• IP Infusion had 351 repeat orders from existing OcNOS customer orders, solidifying the company’s role as the leading disaggregated alternative to legacy vendors such as Cisco, Juniper, and Arista.
  • To date, more than 42,000 total OcNOS licenses have been sold and two million ports shipped globally. IP Infusion’s reputation for carrier-grade products that provide flexibility, reliability, and low Total Cost of Ownership undergird its growing market position.
  • IP Infusion publicly announced 15 new OcNOS customer wins for 2023, including Africell Sierra Leone, Amplex Internet, BroadStar, DojoNetworks, EXATEL, Haefele Connect, Kinetix Networks, MetaLINK Technologies, Multinet, Netplus, Pine Networks, Scott Data, Telcom, Targo, and Vyve Broadband. As customers expand their networks and move toward open network deployments, the OcNOS Aggregation Router, Data Center, and Cell Site Router use cases continue to lead overall sales.
  • A key industry event in 2023 was IP Infusion’s strategic partnership with NTT DATA (part of NTT Group) in which NTT DATA and IP Infusion announced collaboration for go-to-market open networking solutions. IP Infusion also announced that it had provided technical support for the development of Beluganos — a new network operating system (NOS) for white box solutions to realize NTT Corporation (NTT)’s IOWN concept — and is providing sales and support for global markets with NTT and NTT Advanced Technology Corporation (NTT-AT), the core technology company of NTT Group.

“We are extremely gratified to see IP Infusion’s momentum continue to increase substantially throughout 2023 due to robust demand for our software and open, disaggregated network solutions,” said Atsushi Ogata, President and CEO of IP Infusion. “Today’s volatile global economy requires mature, cost-effective end-to-end open solutions for secure, reliable networks. We are confident that our OcNOS-based products offer the highest-rated solutions that meet complex use cases.”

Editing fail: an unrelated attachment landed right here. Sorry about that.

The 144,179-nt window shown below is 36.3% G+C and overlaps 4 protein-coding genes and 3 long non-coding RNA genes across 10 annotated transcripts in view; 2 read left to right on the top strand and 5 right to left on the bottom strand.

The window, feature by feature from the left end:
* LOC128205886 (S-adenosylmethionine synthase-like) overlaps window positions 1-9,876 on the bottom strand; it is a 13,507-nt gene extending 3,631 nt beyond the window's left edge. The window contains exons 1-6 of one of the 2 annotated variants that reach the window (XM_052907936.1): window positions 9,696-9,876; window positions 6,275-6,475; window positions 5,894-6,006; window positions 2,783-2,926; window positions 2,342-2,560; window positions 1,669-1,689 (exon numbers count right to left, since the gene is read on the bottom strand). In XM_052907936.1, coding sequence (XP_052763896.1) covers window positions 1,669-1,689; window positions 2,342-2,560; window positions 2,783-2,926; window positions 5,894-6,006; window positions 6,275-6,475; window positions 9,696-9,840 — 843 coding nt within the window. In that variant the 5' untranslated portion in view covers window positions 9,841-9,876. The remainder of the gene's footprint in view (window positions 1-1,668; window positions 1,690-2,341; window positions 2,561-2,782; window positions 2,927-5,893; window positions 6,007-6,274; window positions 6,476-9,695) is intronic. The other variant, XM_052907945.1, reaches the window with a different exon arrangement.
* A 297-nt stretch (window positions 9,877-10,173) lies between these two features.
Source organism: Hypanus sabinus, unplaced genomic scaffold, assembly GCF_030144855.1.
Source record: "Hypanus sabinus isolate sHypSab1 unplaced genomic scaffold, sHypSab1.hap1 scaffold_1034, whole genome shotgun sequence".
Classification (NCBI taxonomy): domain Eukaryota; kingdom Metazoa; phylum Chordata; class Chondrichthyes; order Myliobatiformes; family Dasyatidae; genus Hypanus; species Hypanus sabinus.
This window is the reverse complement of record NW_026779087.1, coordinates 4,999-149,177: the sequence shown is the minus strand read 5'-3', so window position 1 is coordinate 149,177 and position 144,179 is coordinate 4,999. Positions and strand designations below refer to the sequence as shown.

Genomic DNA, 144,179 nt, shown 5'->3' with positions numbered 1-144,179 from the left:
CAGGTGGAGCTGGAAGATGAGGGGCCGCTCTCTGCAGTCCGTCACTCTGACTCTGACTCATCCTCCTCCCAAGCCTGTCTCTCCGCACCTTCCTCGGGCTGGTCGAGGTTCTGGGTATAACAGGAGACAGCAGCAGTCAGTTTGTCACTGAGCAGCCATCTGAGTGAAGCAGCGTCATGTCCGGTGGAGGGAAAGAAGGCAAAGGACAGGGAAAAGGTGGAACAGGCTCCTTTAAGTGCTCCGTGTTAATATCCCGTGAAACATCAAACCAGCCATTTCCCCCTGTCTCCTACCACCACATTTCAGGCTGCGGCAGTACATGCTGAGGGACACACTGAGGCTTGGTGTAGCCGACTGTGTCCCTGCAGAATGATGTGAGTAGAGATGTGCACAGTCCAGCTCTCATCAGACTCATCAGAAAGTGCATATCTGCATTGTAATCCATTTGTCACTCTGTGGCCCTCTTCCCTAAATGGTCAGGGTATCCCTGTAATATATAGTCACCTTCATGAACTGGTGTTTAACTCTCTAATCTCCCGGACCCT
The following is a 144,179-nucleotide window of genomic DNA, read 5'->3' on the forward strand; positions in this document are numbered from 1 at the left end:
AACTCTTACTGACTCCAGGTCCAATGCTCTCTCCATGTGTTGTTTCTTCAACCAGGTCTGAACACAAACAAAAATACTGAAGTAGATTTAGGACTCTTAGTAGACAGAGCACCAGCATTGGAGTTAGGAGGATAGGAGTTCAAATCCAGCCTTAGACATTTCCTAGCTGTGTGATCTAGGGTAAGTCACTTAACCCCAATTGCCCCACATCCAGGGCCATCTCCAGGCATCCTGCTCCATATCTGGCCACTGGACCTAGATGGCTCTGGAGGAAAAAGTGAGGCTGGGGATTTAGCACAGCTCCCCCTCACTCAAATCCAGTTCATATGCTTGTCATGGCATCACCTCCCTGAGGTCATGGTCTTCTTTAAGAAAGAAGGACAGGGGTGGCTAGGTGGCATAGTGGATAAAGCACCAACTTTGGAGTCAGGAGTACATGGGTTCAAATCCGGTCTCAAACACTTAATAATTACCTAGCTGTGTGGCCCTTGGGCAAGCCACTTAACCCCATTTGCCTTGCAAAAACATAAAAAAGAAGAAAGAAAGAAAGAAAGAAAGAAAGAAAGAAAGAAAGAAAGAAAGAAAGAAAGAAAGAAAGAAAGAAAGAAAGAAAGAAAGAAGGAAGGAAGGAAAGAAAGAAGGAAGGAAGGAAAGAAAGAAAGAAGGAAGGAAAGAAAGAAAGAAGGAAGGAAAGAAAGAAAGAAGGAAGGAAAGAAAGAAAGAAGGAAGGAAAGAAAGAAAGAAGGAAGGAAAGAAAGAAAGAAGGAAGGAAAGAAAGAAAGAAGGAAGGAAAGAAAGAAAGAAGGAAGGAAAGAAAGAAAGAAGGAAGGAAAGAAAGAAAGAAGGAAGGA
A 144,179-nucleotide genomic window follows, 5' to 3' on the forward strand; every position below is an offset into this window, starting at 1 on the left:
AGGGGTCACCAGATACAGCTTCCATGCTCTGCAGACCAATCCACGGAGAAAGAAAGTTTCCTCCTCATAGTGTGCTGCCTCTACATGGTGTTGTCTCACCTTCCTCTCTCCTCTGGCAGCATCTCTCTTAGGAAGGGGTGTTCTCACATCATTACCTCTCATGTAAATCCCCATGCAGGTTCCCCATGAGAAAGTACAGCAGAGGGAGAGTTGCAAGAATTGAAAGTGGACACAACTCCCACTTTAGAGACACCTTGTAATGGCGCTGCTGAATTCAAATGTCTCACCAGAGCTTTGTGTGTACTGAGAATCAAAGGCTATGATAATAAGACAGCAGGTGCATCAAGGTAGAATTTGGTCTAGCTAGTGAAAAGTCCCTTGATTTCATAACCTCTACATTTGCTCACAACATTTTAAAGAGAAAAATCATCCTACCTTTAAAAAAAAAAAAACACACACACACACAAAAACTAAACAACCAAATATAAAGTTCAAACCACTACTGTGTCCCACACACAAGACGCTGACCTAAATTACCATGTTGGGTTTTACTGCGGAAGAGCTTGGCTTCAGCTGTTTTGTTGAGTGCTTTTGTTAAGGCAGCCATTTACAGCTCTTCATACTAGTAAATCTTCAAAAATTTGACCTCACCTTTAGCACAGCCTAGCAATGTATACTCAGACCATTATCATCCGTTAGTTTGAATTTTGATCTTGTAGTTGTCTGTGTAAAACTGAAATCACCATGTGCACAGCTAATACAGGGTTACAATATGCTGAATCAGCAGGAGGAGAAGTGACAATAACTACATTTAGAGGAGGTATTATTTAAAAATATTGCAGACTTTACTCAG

Quintessent raises $11.5M for quantum dot lasers

Quintessent, a start-up based in Santa Barbara, California, closed $11.5 million in venture funding for its workin in heterogeneous silicon photonics and quantum dot laser technology.

The seed round was oversubscribed and included was led by Osage University Partners (OUP) with new investors including M Ventures, and joining existing investors Sierra Ventures, Foothill Ventures, and Entrada Ventures.

“We are grateful for the support from our new and existing investors who all recognize the need for foundational innovations to catalyze sustainable and reliable interconnect scaling for the era of accelerated computing,” said Alan Liu, CEO and co-founder of Quintessent. 

Liu was previously an Associate at Booz Allen Hamilton and advised on various photonics R&D programs for clients at DARPA and ARPA-E. Alan obtained his PhD from Professor John Bowers’ group at UCSB where he performed research that is now part of Quintessent’s core technology.

  • Last year, Quintessent and  Tower Semiconductor demonstrated a world first in heterogeneously integrating O-band GaAs quantum dot (QD) lasers with a commercial foundry silicon photonics process. Tower's PH18DB platform is targeted for optical transceiver modules in datacenters and telecom networks, as well as new emerging applications in artificial intelligence (AI), machine learning, LiDAR and other sensors. 
  • The companies, which are collaborating under the DARPA LUMOS program, cited benefits of semiconductor quantum dot lasers and amplifiers over traditional quantum well materials:
  • Lower relative intensity noise (RIN) in multiwavelength lasers
  • Optical amplifiers with near ideal noise figure
  • Improved optical feedback tolerance for isolator-free, on chip lasers
  • The ability to operate efficiently at high ambient temperatures
  • Significantly improved component reliability and lifetimes 

  • Heterogeneous integration of lasers/amplifier functionality and other silicon photonic elements on common substrate presents significant benefits such as: 
  • New product architectures and functionalities otherwise not achievable using external lasers, for example complete self-test at the chip level, or on-chip amplification
  • Reduced cost
  • Reduced power consumption and improved link margin
  • Improved system reliability